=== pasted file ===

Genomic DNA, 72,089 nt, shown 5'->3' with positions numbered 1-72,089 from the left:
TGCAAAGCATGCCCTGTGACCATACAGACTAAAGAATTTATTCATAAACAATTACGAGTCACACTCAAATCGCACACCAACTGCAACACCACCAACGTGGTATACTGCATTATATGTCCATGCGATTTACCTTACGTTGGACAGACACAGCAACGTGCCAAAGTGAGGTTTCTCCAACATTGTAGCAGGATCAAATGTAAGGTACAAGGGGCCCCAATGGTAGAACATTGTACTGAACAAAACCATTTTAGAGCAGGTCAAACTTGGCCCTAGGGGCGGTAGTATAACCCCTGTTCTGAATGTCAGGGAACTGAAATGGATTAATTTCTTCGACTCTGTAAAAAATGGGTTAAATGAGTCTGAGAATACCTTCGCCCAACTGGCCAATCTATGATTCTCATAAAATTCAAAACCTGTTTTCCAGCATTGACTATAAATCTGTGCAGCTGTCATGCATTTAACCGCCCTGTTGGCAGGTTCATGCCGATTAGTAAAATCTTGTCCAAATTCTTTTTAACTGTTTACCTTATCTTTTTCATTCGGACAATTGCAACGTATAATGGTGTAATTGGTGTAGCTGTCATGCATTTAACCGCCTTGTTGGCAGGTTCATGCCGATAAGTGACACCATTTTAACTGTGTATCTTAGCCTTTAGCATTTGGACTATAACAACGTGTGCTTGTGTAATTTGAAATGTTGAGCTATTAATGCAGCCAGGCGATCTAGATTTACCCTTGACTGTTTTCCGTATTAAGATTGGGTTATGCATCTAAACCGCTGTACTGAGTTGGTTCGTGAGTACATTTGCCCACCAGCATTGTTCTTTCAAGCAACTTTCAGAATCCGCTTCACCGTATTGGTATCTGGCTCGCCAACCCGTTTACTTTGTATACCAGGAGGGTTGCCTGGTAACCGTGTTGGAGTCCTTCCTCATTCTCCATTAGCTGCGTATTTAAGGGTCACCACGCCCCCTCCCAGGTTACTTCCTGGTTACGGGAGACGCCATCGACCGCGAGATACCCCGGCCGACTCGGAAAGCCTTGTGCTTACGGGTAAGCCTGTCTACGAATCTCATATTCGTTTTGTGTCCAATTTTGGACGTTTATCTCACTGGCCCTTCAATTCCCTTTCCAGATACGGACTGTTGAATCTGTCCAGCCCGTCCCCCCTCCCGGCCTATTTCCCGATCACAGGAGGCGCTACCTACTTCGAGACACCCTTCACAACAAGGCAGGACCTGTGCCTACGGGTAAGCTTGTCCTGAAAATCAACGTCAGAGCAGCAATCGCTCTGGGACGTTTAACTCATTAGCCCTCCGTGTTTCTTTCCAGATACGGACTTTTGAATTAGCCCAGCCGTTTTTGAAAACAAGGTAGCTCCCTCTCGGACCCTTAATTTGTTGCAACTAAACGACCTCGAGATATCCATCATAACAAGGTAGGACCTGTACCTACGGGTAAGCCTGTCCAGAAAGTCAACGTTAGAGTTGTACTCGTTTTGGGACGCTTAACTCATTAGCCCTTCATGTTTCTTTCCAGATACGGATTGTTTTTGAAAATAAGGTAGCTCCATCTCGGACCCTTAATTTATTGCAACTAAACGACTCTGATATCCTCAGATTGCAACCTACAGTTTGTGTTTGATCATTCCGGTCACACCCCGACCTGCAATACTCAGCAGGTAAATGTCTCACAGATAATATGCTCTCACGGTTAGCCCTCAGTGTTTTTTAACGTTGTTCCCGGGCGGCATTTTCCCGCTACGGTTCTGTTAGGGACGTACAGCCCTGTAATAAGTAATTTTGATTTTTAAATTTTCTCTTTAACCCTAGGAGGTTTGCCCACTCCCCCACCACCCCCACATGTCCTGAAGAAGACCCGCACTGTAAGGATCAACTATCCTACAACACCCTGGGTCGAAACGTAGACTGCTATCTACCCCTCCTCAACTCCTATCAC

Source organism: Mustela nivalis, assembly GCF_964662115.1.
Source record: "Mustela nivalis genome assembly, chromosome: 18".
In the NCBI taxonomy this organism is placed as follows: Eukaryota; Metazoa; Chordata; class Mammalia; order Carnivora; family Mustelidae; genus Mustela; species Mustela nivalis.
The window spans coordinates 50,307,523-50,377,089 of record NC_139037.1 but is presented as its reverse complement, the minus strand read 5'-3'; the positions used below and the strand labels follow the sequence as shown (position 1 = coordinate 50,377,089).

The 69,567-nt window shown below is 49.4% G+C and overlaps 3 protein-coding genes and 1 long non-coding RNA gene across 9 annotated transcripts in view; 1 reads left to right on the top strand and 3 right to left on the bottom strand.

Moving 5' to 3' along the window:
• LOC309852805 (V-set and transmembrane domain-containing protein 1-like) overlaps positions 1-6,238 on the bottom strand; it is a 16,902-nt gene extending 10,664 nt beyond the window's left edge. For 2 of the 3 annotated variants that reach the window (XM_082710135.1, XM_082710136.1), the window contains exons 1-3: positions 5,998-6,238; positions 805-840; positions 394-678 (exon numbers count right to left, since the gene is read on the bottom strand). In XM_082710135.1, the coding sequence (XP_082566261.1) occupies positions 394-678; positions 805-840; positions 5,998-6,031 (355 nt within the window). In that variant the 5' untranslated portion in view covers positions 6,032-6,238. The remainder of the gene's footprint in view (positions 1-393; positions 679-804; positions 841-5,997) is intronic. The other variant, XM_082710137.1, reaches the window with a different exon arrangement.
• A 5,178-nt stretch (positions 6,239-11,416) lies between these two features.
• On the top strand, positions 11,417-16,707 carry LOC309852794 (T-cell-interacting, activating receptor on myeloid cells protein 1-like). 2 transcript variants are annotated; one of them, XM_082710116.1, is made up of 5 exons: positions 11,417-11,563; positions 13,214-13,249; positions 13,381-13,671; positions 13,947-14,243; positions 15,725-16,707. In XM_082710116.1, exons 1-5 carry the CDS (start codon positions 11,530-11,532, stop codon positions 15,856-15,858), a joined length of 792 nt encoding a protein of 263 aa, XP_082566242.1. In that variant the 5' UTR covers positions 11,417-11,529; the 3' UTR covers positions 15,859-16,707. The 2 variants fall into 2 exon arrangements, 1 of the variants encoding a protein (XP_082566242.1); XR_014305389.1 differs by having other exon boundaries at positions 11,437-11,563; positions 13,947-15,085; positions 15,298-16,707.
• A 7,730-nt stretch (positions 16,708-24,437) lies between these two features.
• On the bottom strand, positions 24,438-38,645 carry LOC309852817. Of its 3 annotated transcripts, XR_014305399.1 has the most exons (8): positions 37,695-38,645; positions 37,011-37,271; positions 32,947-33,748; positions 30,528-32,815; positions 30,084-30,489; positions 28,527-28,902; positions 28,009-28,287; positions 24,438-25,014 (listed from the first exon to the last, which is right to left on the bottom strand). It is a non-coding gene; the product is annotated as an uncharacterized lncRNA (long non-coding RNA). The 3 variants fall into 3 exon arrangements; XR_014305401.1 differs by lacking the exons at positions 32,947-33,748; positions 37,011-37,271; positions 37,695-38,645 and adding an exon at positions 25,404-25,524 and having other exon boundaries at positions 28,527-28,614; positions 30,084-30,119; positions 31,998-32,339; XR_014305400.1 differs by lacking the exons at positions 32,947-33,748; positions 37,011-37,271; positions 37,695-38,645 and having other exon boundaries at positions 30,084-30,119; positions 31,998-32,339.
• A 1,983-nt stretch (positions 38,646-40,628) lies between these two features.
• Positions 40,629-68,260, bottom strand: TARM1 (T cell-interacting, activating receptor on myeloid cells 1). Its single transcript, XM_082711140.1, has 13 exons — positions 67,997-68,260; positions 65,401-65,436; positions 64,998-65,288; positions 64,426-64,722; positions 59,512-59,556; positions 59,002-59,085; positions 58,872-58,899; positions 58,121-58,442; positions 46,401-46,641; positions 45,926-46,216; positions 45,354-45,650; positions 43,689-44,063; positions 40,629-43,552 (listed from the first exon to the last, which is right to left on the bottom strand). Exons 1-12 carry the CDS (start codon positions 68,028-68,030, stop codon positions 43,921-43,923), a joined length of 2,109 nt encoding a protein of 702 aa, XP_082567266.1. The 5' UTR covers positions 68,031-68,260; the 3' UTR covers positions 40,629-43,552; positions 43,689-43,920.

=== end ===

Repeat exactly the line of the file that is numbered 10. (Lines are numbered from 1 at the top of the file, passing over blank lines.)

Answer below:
• A 5,178-nt stretch (positions 6,239-11,416) lies between these two features.